As my wife and I near our fourth anniversary and I near thirty, the question about children and whether or not we’ll be creating them has come up quite often. We tend to tell people that while we do like children, we just aren’t quite ready for them. That statement, unfortunately isn’t the whole story; we don’t have children because of Facebook.
At this time, my only reference point for children comes from movies, television and of course Facebook. The issue is, there’s a huge gap between how children are portrayed in movies and television and how they’re portrayed by “real life” parents on the world’s greatest social networking site. Because movies and television have much higher budgets, I tend to follow what they have to say about parenting but it’s hard not to let the views of “real life” parents disturb the wholesome imagery that circulates around this topic.
First off, I’ve seen movies/television shows where people are both parents and super human soldiers, magicians or any number of other cool professions. Despite such daunting feats, they’re still able to juggle their many responsibilities while also having the time to goof off with friends and do other extracurricular activities. Facebook parents on the other hand, sound really super tired and super busy all the time. I love free time and often give my wife dirty looks when she gives me one chore too many on my daily chore list. A baby is like a daily chore list times a million but unlike my current chore list, getting distracted and forgetting about it wouldn’t be easily remedied by an impromptu song about forgetfulness.
Without free time, you can’t do things like party, toss back beers with your bros and stay up too late. These are things we could only dream of when we were kids, yet according to Facebook such antics are “irresponsible”. Really? I’ve seen plenty of movies where the zany yet misunderstood dad wakes up with a hangover only to realize that his kids have tried to make him breakfast, causing him to hilariously slip in pancake batter as he makes his way to join in on the fun.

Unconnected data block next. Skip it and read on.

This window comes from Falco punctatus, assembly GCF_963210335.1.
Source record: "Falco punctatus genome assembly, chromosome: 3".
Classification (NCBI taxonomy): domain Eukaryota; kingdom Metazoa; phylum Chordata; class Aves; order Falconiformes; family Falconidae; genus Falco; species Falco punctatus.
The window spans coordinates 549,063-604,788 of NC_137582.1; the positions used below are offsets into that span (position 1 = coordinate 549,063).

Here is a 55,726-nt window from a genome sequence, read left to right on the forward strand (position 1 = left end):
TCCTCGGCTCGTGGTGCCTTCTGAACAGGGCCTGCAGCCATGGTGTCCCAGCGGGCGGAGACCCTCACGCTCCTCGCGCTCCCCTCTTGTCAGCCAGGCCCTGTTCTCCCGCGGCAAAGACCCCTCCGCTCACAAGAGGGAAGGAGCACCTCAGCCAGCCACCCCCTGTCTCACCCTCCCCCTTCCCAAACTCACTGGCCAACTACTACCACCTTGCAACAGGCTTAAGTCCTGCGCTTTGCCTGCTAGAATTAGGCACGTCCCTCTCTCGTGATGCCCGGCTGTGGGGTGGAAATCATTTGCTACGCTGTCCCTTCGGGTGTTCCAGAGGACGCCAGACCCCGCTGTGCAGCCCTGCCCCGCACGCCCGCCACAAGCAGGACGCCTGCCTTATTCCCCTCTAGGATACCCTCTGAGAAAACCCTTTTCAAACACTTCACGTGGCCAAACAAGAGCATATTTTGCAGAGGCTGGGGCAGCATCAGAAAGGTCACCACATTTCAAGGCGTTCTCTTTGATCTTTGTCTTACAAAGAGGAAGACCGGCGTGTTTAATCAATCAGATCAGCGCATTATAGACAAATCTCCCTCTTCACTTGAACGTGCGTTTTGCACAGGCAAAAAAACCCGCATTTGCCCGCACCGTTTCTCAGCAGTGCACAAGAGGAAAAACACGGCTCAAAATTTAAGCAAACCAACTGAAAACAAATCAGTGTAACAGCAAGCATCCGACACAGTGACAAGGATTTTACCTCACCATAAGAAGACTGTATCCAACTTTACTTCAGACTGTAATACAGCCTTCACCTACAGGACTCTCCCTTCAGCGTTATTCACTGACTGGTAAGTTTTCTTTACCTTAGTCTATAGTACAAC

Another problem I have with Facebook parents is this whole disciplining kids and being a good example thing. Movies/television parents do funny but sometimes controversial stuff all the time but the same things, according to Facebook parents apparently leave bad impressions on their youngsters. This means ultra tight stuff like playing violent video games, eating pizza for every meal and talking about sex in humorous ways is completely off limits. If that’s true, then I’d probably have the amount of free time needed to care for children.
My biggest issue, however (which may be the result of their humility) is that Facebook parents don’t report about their kids’ fantastical adventures enough. I hear all about their experiences in school, the cute things they do and their unique pooping habits but according to movies/television, there’s a whole lot more going on behind the scenes. Where are the pictures of them and their magical gnome friends riding house cats around the yard? Where’s the story about how your kid and their buddies stumbled across lost pirate treasure? Why aren’t you bragging about your children and their ninja training progress? I get it, you don’t want to be the parents that boast about their children’s accomplishments all the time but by doing so you’re making it appear as if the aforementioned scenarios are merely works of fiction conjured up in a Hollywood sound stage.
Being that I haven’t really experienced parenthood, it’d be bold of me to tell people how to do their jobs. That being said, is it too much to ask that for you to start being more open and make having kids sound really awesome?